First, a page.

Mennonite Public Discourse and the Conflicts over Homosexuality

By Biesecker-Mast, Gerald J. | Mennonite Quarterly Review, April 1998 | Go to article overview

Mennonite Public Discourse and the Conflicts over Homosexuality


Biesecker-Mast, Gerald J., Mennonite Quarterly Review


Abstract: Contemporary arguments among Mennonites regarding the status of gay and lesbian unions illustrate the maintenance and transformation of human communities through the rhetorical constitution of conflict. Such arguments can be classified according to the symbolic practices by which they shape the social sphere, as described by social theorists Ernesto Laclau and Chantal Mouffe. Arguments organized according to a logic of difference maintain the complexity of the social sphere through the establishment of distinctive and unrelated symbolic objects; whereas, arguments framed through a logic of equivalence simplify the social sphere by dividing it up into two opposing and mutually exclusive arenas whose separate contents receive symbolic meaning primarily through the antagonism between the two arenas. An analysis of articles and letters on the subject of homosexuality in the Mennonite Church's periodical, Gospel Herald, demonstrates the specific rhetorical shapes of arguments based on both difference and equivalence. Public discourses organized according to a logic of qualified difference offer the greatest hope for a dialogical practice of vulnerability and genuine openness to transformation.

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If contemporary social theory has taught us anything, it is that the comfort of community is deeply haunted by the terror of disunity, not only at its outer frontier but also at its very center. (1) Indeed, the fundamental category of the modern community--the self-sufficient individual subject--may well be a productive but illusory and often destructive fiction invented to prop up the Enlightenment projects of emancipation and mastery. (2) The question now arises everywhere: How can the social contract be honored when its contractors cannot be trusted with final control over their own agency? Or put religiously: How shall we live with one another when we are unable "to make one hair black or white" or to "change the smallest part of ourselves" and, thus, are unable to "perform what is promised in swearing"? (3) The self and the other, bound in history by contingent relations of mutual dependence, cannot establish that absolute ground of universal reason that is required if social relations are to be individually and collectively beneficial. (4)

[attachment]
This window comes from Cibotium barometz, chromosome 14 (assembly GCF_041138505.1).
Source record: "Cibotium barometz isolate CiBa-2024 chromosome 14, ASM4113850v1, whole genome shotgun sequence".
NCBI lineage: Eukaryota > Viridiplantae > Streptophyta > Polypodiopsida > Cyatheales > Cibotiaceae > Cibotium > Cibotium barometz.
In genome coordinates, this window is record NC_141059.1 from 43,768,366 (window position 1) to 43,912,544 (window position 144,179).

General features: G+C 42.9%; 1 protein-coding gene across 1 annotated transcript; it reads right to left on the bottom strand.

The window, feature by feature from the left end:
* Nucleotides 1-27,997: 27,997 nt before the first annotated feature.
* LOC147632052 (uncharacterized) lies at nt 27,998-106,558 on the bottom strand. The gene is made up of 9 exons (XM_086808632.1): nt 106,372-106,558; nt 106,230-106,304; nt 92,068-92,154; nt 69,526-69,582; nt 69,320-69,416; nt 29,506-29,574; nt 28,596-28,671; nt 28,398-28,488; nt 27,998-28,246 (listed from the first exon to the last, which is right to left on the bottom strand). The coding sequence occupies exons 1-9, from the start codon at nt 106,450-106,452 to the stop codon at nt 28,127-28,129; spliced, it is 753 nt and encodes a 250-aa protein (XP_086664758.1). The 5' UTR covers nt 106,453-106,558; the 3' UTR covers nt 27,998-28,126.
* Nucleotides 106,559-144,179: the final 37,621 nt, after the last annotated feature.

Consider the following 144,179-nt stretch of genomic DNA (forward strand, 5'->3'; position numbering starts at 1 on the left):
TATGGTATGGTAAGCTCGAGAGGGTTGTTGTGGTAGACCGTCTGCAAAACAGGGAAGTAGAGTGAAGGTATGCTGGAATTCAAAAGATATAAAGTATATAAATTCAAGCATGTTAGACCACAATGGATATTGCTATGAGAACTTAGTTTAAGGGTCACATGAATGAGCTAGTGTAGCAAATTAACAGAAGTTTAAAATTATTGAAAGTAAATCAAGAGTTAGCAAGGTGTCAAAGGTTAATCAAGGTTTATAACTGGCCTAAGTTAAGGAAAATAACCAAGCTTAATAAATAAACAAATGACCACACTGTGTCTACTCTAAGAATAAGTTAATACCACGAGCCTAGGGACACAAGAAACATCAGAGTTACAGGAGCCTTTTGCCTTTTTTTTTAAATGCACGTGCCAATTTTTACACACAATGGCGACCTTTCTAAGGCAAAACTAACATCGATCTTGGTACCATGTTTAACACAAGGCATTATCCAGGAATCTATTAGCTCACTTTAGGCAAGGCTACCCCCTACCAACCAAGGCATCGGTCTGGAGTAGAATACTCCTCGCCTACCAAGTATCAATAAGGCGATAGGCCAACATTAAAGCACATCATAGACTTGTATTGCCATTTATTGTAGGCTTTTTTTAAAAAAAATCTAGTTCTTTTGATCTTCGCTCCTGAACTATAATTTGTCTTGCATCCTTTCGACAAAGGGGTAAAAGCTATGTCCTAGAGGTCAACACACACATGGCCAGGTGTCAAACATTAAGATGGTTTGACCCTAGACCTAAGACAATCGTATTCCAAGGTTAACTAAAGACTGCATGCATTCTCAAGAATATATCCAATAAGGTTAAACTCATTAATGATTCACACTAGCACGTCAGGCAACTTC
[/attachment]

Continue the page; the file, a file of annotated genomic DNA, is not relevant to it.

This precarious contingency of human communities is illustrated quite clearly by the struggles of North American Mennonite churches to resolve differences of understanding about sexual ethics, struggles in which the goals of loving unity and biblical faithfulness seem often to appear mutually exclusive. As they struggle to find a common ground of conviction that can mend the rift between those who reject and those who affirm the legitimacy of monogamous homosexual covenants, Mennonite churches provide a compelling case study of the relationship between the exercise of practical reason in religious arguments and the shape of conflict in community life during a time when the once confident premises of the Enlightenment, whether constituted through a liberal modernism or through a restrictive fundamentalism, strain credulity. A number of questions ought to be asked and provisionally answered in such a case study. First, what rhetorical practices and contexts have been used by Mennonites to mediate the church conflicts over homosexuality? Second, what rhetorical and dialogical commonplaces have emerged in these practices and what might be the effects of those commonplaces? Third, does or should Anabaptist/Mennonite public exchange differ from secular public discourse? Insofar as these questions focus our attention on the communication practices of Mennonites during the ongoing conflicts over homosexuality, seeking answers to these questions could help Mennonites become more self-conscious about how they participate in such church conflicts.

Before we answer these questions, however, let us consider for a moment why homosexuality is such a difficult issue for Mennonite discussions and whether the theoretical categories in the cultural conflict paradigm established by Kniss and Ainlay elsewhere in this volume can contribute to a rhetorical analysis of the Mennonite conflicts over homosexuality. …

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